Garnet is the Birthstone for those born in January, and it’s also a stone traditionally used to celebrate 2nd Anniversaries! I'm usually very skeptical about about the "meanings" and "healing properties" people ascribe to certain stones. But I love talking about the History of how people come to attach these meanings to various stones and how they form their beliefs that particular stones have certain *Metaphysical* properties. Each month I'll do a little exploring in the Legends, Myths, and Folklore right alongside the History and Science behind each stone. So join me in a little adventure!
For centuries, people have come to believe that Garnet symbolizes Purity, Truth, Love and Compassion.
I think we could all use a little more of that right now! And how interesting--all the New Year's resolutions I've seen everyone posting seem to deal with precisely these virtues and concepts of Purity,Truth, Love and Compassion...
I do hope everyone is able to begin the New Year with brighter eyes and bolder souls than ever before! It's a sentiment as old as dirt, but each passing year is thought to be a chance to reinvent yourself, a chance to be reborn. In that choice Purity is restored, Truth is sought after, Love of self is felt and in Compassion, Love of others is understood.
DID YOU KNOW...Garnets are named after pomegranate seeds?!
"Garnet" comes from the Latin word "Garanatus" meaning “seedlike,” in reference to the resemblance between small red Garnets and pomegranate seeds. The resemblance truly is fascinating, especially considering the History and Folklore tied to pomegranate seeds.
(/pərsɛfəni/; Greek: Περσεφόνη)
also called Kore (/ˈkɔːriː/; "the maiden") or Cora
In Greek mythology, Persephone is the daughter of Zeus and Demeter (the harvest goddess and queen of the underworld).
"[Persephone is a] formidable, venerable majestic princess of the underworld,
who carries into effect the curses of men upon the souls of the dead.
Persephone was married to Hades, the god of the underworld."
The abduction of Persephone has been told in many ways by many people throughout History. Centuries after the fall of the Roman Empire, she was still the subject of Art History, Poetry, and more.
Proserpine aka Proserpina was a Roman Goddess whose myths were based on those of Greek Goddess Persephone. Dante Gabriel Rossetti's painting Proserpine (1874) depicts the enchanting Proserpine holding a pomegranate with a bite taken, and her wrist clenched. Rossetti explained the subject of Proserpine in a letter to W.A. Turner, who bought a version of the picture in 1877:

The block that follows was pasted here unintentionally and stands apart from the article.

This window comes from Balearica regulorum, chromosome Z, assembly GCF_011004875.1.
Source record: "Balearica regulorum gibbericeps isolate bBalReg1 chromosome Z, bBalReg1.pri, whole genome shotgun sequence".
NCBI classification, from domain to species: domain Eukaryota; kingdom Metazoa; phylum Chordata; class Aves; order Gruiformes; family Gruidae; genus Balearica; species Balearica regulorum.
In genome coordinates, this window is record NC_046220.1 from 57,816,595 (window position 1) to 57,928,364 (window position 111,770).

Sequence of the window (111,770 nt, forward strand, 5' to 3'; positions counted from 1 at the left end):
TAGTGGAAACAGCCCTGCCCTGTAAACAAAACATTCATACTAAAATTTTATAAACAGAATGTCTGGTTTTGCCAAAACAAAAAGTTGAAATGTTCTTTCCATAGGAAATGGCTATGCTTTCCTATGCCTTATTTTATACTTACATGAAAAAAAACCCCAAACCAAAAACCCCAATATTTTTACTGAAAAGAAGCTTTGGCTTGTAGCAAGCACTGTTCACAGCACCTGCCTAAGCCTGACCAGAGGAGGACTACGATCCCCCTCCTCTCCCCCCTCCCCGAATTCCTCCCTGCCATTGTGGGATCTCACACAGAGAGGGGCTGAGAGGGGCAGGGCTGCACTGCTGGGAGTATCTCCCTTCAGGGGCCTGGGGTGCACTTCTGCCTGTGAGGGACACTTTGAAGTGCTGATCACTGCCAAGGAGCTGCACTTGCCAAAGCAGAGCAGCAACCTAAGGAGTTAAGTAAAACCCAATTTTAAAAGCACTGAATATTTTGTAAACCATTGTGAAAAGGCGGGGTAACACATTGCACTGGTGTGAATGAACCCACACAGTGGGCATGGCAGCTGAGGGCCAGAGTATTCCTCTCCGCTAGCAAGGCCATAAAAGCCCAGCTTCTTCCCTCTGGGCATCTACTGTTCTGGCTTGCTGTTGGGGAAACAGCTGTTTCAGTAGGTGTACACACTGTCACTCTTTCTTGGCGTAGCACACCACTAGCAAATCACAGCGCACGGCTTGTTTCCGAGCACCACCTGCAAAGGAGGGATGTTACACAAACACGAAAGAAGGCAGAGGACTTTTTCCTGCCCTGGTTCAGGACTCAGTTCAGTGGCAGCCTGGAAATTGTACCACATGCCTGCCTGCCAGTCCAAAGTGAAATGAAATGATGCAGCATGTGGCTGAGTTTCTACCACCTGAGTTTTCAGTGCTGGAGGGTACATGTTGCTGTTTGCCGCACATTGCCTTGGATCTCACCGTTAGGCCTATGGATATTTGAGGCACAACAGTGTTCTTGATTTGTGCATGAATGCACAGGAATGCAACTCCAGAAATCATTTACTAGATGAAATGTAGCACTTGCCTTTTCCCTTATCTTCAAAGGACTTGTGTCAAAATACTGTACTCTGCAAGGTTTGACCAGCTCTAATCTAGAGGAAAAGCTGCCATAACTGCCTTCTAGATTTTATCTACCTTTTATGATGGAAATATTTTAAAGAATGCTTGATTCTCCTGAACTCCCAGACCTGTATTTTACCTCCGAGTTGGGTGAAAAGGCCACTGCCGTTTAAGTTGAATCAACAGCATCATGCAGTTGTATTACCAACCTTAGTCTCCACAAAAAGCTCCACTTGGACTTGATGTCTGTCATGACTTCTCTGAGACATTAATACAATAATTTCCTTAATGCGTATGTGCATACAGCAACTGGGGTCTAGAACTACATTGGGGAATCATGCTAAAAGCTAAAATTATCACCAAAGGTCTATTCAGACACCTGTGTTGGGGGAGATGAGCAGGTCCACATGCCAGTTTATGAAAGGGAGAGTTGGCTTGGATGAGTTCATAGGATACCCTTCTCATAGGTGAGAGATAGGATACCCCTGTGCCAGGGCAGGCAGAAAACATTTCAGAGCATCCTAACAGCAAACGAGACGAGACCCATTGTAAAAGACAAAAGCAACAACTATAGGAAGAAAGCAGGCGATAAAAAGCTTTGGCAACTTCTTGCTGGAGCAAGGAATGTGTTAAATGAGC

The figure represents Proserpine as Empress of Hades. After she was conveyed by Pluto to his realm, and became his bride, her other Ceres importuned Jupiter for her return to earth, and he was prevailed on to consent to this, provided only she had not partaken of any of the fruits of Hades.
It was found, however, that she had eaten one grain of a pomegranate, and this enchained her to her new empire and destiny.
She is represented in a gloomy corridor of her palace, with the fatal fruit in her hand. As she passes, a gleam strikes on the wall behind her form some inlet suddenly opened, and admitting for a moment the light of the upper world; and she glances furtively towards it, immersed in thought.
Rossetti, who was also a poet, wrote a sonnet for the painting, inscribing it in Italian on the picture and in English on the frame. The frame, designed by Rossetti, is decorated with roundels which resemble a section through a pomegranate.
Afar away the light that brings cold cheer
Unto this wall, - one instant and no more Admitted at my distant palace-door.
Afar the flowers of Enna from this drear Dire fruit, which, tasted once, must thrall me here. Afar those skies from this Tartarean grey That chills me: and afar, how far away, The nights that shall be from the days that were.
Afar from mine own self I seem, and wing Strange ways in thought, and listen for a sign: And still some heart unto some soul doth pine, (Whose sounds mine inner sense in fain to bring, Continually together murmuring,) - "Woe's me for thee, unhappy Proserpine!"
Many Legends, from very different regions and time periods, suggest that people used to believe Garnet was an antidote to Poison.
Some believed that small pieces of Garnet needed to be ingested, and others made talismans and amulets believing that wearing or holding them would protect them from the effects of poisons.
There were also some remote tribes who believed that Garnet cleansed the blood and helped clotting, so chunks of Garnet would often be placed in wounds.